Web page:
strong coupling and web development

We are all well aware of the dangers of strong coupling: for me, the most dangerous being the increased maintenance costs in such a system. Much has been discussed about coupling and measures such as dependency injection are used to help control it.

However, as far as a Google search leads me to believe, but I didn’t search too hard, not much has been said about the strong coupling that can exist between HTML, CSS, and JavaScript files. Maybe I’m doing something wrong, or at least something different, from others but many times in recent weeks I have found that the dependencies between these files can be rather tight and restrictive.

To understand what I’m talking about, let’s take a look at an example. Consider the following snippets of an HTML, CSS, and JavaScript files respectively:

<div id="main_wrapper">
    <div id="content"></div>
#main_wrapper {
    color: #FFFFFF
$('#main_wrapper').attr('color', '#000000');

As you can see the id is referenced in at least three different places. Well so what?

The problem, as I see it, comes from the fact that it is more than likely these files will be maintained by different people. For example, a designer is likely to maintain the HTML and CSS files and a developer the JavaScript file. In the days before JavaScript proliferation, this maybe wasn’t such a problem. However, with the rise of jQuery and its awesomeness the landscape has changed a little.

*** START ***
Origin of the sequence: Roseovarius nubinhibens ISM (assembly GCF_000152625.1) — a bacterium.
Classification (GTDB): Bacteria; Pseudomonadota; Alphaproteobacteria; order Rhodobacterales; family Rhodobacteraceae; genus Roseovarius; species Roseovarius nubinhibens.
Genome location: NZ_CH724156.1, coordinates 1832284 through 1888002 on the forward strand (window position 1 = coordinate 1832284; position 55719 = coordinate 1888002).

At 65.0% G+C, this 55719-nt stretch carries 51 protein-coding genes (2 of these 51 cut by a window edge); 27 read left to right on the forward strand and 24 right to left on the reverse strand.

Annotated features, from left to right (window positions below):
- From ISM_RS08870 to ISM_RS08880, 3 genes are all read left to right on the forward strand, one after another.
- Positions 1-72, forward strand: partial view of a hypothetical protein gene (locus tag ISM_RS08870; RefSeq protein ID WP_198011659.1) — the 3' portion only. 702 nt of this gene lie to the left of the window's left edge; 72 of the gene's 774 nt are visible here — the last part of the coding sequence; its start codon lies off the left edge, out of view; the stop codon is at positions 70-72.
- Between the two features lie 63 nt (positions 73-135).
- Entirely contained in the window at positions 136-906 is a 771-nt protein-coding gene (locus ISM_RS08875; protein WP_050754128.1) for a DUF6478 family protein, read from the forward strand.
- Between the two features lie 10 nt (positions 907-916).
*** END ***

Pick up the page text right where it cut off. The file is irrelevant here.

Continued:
In fact, jQuery actually compounds the problem, as we have all become accustomed to seeing JavaScript code littered with things like $('#main_wrapper'), i.e. CSS selectors are referenced throughout the code base. What this means is that when the designer changes the structure of the HTML file, or the class names and ids, it can have unexpected side effects.

The easy (part) solution to all this is that when you create ids and classes you never change/remove them or their container – or at least you never change them without searching globally rather than just locally. I’m not sure how restrictive this is though, maybe those with far more experience of this than I do can offer up some more constructive thoughts? Are designers are just not used to such constraints? I dunno?

To me it just seems like a hassle having to keep track of selectors, ids, and classes in so many different places. It seems to go against the spirit of good programmer where we try to localised any side effects when changes are made. With the above way of working this doesn’t seem possible – and combined with the divided level of responsibility between designers and developers, I imagine this causes an increase in the number of bugs and also in the cost of maintenance.

Maybe others don’t see this as an issue at all? Maybe I’m doing designers around the world a disservice? You decide.

At the moment I can’t offer up any better solutions, as I have not really thought about it too much yet. When I do though, I’ll be sure to report back 😀

the curious case of the graphical interface

Until recently I had a rather nescient attitude to the needs of users who have barely seen a computer never mind used one. It’s easy for developers to forget about these people. However they exist, and with the rise of the internet as the dominant carrier of information, I would presume that now more than ever the new computer user is finding their way online.